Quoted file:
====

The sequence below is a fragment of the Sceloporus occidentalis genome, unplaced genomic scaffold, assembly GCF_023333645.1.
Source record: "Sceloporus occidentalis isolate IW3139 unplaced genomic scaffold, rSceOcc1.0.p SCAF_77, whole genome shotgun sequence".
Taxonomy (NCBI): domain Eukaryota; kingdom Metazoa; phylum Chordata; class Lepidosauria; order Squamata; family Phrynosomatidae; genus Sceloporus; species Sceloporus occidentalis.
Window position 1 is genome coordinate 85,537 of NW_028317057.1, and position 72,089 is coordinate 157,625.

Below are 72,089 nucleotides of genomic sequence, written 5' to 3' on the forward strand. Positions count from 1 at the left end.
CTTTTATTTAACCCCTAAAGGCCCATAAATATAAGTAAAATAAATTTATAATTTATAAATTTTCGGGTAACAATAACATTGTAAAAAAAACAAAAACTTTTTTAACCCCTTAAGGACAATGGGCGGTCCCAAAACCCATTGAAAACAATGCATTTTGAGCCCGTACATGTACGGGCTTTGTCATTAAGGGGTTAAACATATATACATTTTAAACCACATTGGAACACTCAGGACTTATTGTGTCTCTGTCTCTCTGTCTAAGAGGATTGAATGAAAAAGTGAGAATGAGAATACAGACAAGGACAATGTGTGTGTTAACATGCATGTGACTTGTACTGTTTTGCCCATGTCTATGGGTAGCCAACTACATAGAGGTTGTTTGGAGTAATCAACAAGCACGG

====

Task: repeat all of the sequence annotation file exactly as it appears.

The sequence below is a fragment of the Sceloporus occidentalis genome, unplaced genomic scaffold, assembly GCF_023333645.1.
Source record: "Sceloporus occidentalis isolate IW3139 unplaced genomic scaffold, rSceOcc1.0.p SCAF_77, whole genome shotgun sequence".
Taxonomy (NCBI): domain Eukaryota; kingdom Metazoa; phylum Chordata; class Lepidosauria; order Squamata; family Phrynosomatidae; genus Sceloporus; species Sceloporus occidentalis.
Window position 1 is genome coordinate 85,537 of NW_028317057.1, and position 72,089 is coordinate 157,625.

Below are 72,089 nucleotides of genomic sequence, written 5' to 3' on the forward strand. Positions count from 1 at the left end.
CTTTTATTTAACCCCTAAAGGCCCATAAATATAAGTAAAATAAATTTATAATTTATAAATTTTCGGGTAACAATAACATTGTAAAAAAAACAAAAACTTTTTTAACCCCTTAAGGACAATGGGCGGTCCCAAAACCCATTGAAAACAATGCATTTTGAGCCCGTACATGTACGGGCTTTGTCATTAAGGGGTTAAACATATATACATTTTAAACCACATTGGAACACTCAGGACTTATTGTGTCTCTGTCTCTCTGTCTAAGAGGATTGAATGAAAAAGTGAGAATGAGAATACAGACAAGGACAATGTGTGTGTTAACATGCATGTGACTTGTACTGTTTTGCCCATGTCTATGGGTAGCCAACTACATAGAGGTTGTTTGGAGTAATCAACAAGCACGG